February 16, 2012
The relatively new medium of online talk radio is providing an innovative means for GSSW faculty members and doctoral students to showcase their scholarship and research before a national audience.
Colorado broadcaster Tim Danahey, host of what he calls "thoughtful talk radio for the rest of us," invited Professor John Kayser and Clinical Assistant Professor Michael Cortés to be guests on his midday online program just before Thanksgiving to offer local and national perspectives on the "Occupy" movement. Kayser focused the November 21 program on the history of social activism at the University of Denver, particularly the 1969 Woodstock West protest during which members of the Colorado National Guard demolished a tent city that DU students had erected on the campus. On the November 22 show, Cortés discussed tactics employed by social activists and the similarities between "Occupy" and America's earlier protest movements.
In January, two faculty members and a doctoral student appeared on Danahey's online program to address issues frequently faced by Latinos/as in America. Associate Professor Debora Ortega, director of DU's Latino Center for Community Engagement and Scholarship (DULCCES), joined with second-year doctoral student Ashley-Marie Hanna Michel to address the impact that deportation, and the threat of deportation, have on individuals, families and communities. Michel is the recipient of a DULCCES graduate teaching assistantship for her deportation research at GSSW. Hear the January 24 online radio conversation.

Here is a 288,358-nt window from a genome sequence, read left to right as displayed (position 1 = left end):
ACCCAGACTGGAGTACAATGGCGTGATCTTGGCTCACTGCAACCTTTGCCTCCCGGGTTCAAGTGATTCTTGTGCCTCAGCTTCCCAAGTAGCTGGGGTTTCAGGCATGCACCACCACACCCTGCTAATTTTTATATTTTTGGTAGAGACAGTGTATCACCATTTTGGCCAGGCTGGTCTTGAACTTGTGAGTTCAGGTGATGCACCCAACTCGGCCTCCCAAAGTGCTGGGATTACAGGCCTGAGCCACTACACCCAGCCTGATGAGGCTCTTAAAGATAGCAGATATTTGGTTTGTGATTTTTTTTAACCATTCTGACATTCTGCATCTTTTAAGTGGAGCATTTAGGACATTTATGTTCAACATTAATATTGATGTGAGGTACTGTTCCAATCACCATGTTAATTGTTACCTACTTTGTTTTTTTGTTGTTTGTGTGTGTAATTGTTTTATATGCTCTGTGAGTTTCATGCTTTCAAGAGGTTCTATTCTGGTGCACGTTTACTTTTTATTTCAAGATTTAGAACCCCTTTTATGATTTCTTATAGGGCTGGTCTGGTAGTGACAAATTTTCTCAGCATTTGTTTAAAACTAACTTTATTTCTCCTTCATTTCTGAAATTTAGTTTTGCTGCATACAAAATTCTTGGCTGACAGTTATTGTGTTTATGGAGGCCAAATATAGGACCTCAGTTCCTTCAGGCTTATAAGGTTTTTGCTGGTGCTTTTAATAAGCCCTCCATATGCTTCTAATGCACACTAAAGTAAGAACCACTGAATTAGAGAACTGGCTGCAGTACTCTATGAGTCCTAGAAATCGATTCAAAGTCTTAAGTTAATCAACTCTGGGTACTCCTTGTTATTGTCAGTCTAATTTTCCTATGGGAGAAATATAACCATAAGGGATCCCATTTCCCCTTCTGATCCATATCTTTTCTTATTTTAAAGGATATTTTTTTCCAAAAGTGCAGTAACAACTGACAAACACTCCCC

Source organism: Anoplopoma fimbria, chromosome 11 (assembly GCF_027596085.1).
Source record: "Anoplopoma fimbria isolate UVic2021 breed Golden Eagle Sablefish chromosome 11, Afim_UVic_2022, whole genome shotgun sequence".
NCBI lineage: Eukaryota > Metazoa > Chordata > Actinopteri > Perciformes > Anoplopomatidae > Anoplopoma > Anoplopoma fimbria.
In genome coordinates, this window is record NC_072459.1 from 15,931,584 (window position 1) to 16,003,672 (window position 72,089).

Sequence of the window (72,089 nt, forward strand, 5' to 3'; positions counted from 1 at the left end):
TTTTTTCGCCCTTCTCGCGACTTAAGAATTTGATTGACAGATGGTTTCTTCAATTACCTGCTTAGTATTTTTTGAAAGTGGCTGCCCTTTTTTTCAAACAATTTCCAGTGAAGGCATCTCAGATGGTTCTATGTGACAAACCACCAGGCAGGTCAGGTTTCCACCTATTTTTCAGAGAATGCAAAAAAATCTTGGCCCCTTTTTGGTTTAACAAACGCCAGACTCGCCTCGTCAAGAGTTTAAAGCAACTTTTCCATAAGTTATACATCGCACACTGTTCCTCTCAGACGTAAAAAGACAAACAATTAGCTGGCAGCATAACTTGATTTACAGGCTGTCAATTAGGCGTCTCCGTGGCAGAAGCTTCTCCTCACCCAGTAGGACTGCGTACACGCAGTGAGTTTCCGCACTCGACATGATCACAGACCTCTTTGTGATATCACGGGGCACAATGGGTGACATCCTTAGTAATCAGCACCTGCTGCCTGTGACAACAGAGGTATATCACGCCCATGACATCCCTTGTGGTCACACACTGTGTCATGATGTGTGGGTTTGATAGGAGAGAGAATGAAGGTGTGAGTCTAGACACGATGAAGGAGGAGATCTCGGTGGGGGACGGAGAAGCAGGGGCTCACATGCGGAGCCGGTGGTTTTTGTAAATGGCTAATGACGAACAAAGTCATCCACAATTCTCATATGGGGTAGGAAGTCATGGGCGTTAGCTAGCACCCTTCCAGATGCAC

In a follow-up program the next day, Clinical Assistant Professor Stephen von Merz discussed additional challenges faced by many of America's Latinos/as, including poverty, racial profiling, barriers to educational advancement, unemployment and the language barrier. He then described DU's efforts to address those challenges, including GSSW's Social Work with Latinos/as Certificate, for which von Merz serves as Program Coordinator. The certificate provides MSW students with the cultural, linguistic and intervention skills they need to serve the country's fastest-growing ethnic group. Hear the January 25 von Merz online radio chat.
Most recently, Danahey interviewed Associate Professor Jean East, GSSW's Associate Dean for Academic Affairs. Responding to the widely quoted comment presidential candidate Mitt Romney made about the "safety net" for the nation's poor, East described the inadequacies of that safety net to meet people's most basic needs, among them food, housing, child care and access to education or job-training. Hear this February 15 online broadcast.